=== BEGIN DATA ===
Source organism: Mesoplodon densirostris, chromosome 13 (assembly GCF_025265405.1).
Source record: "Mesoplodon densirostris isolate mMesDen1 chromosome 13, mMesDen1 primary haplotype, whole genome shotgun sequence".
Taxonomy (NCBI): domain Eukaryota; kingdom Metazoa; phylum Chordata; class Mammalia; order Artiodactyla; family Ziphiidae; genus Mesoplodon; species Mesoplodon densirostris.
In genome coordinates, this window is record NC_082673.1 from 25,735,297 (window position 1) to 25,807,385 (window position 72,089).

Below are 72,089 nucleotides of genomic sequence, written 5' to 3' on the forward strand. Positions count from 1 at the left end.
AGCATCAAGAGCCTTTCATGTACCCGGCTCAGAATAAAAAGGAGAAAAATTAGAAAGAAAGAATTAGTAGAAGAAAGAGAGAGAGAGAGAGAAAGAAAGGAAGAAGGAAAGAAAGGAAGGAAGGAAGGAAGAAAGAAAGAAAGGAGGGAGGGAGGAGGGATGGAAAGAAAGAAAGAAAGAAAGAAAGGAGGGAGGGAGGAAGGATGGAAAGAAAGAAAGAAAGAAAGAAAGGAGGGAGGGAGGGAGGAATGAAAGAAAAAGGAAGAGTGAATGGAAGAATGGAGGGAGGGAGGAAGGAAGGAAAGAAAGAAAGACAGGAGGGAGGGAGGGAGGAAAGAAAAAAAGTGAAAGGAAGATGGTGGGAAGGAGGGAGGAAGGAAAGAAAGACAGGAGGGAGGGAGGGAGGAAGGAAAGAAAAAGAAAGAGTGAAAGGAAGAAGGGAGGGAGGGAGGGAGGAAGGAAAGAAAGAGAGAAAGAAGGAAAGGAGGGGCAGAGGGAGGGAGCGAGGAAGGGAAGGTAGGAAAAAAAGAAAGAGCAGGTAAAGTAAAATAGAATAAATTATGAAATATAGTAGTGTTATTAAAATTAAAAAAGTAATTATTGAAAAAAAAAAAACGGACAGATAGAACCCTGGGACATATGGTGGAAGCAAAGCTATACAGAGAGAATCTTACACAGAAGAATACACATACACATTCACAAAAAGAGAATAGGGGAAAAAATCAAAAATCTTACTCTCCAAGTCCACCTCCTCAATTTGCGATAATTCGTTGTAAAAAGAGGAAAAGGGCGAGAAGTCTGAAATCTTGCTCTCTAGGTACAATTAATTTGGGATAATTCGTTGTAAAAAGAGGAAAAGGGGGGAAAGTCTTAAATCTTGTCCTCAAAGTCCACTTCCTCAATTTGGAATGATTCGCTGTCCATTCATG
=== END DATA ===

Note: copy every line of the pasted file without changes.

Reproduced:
Source organism: Mesoplodon densirostris, chromosome 13 (assembly GCF_025265405.1).
Source record: "Mesoplodon densirostris isolate mMesDen1 chromosome 13, mMesDen1 primary haplotype, whole genome shotgun sequence".
Taxonomy (NCBI): domain Eukaryota; kingdom Metazoa; phylum Chordata; class Mammalia; order Artiodactyla; family Ziphiidae; genus Mesoplodon; species Mesoplodon densirostris.
In genome coordinates, this window is record NC_082673.1 from 25,735,297 (window position 1) to 25,807,385 (window position 72,089).

Below are 72,089 nucleotides of genomic sequence, written 5' to 3' on the forward strand. Positions count from 1 at the left end.
AGCATCAAGAGCCTTTCATGTACCCGGCTCAGAATAAAAAGGAGAAAAATTAGAAAGAAAGAATTAGTAGAAGAAAGAGAGAGAGAGAGAGAAAGAAAGGAAGAAGGAAAGAAAGGAAGGAAGGAAGGAAGAAAGAAAGAAAGGAGGGAGGGAGGAGGGATGGAAAGAAAGAAAGAAAGAAAGAAAGGAGGGAGGGAGGAAGGATGGAAAGAAAGAAAGAAAGAAAGAAAGGAGGGAGGGAGGGAGGAATGAAAGAAAAAGGAAGAGTGAATGGAAGAATGGAGGGAGGGAGGAAGGAAGGAAAGAAAGAAAGACAGGAGGGAGGGAGGGAGGAAAGAAAAAAAGTGAAAGGAAGATGGTGGGAAGGAGGGAGGAAGGAAAGAAAGACAGGAGGGAGGGAGGGAGGAAGGAAAGAAAAAGAAAGAGTGAAAGGAAGAAGGGAGGGAGGGAGGGAGGAAGGAAAGAAAGAGAGAAAGAAGGAAAGGAGGGGCAGAGGGAGGGAGCGAGGAAGGGAAGGTAGGAAAAAAAGAAAGAGCAGGTAAAGTAAAATAGAATAAATTATGAAATATAGTAGTGTTATTAAAATTAAAAAAGTAATTATTGAAAAAAAAAAAACGGACAGATAGAACCCTGGGACATATGGTGGAAGCAAAGCTATACAGAGAGAATCTTACACAGAAGAATACACATACACATTCACAAAAAGAGAATAGGGGAAAAAATCAAAAATCTTACTCTCCAAGTCCACCTCCTCAATTTGCGATAATTCGTTGTAAAAAGAGGAAAAGGGCGAGAAGTCTGAAATCTTGCTCTCTAGGTACAATTAATTTGGGATAATTCGTTGTAAAAAGAGGAAAAGGGGGGAAAGTCTTAAATCTTGTCCTCAAAGTCCACTTCCTCAATTTGGAATGATTCGCTGTCCATTCATG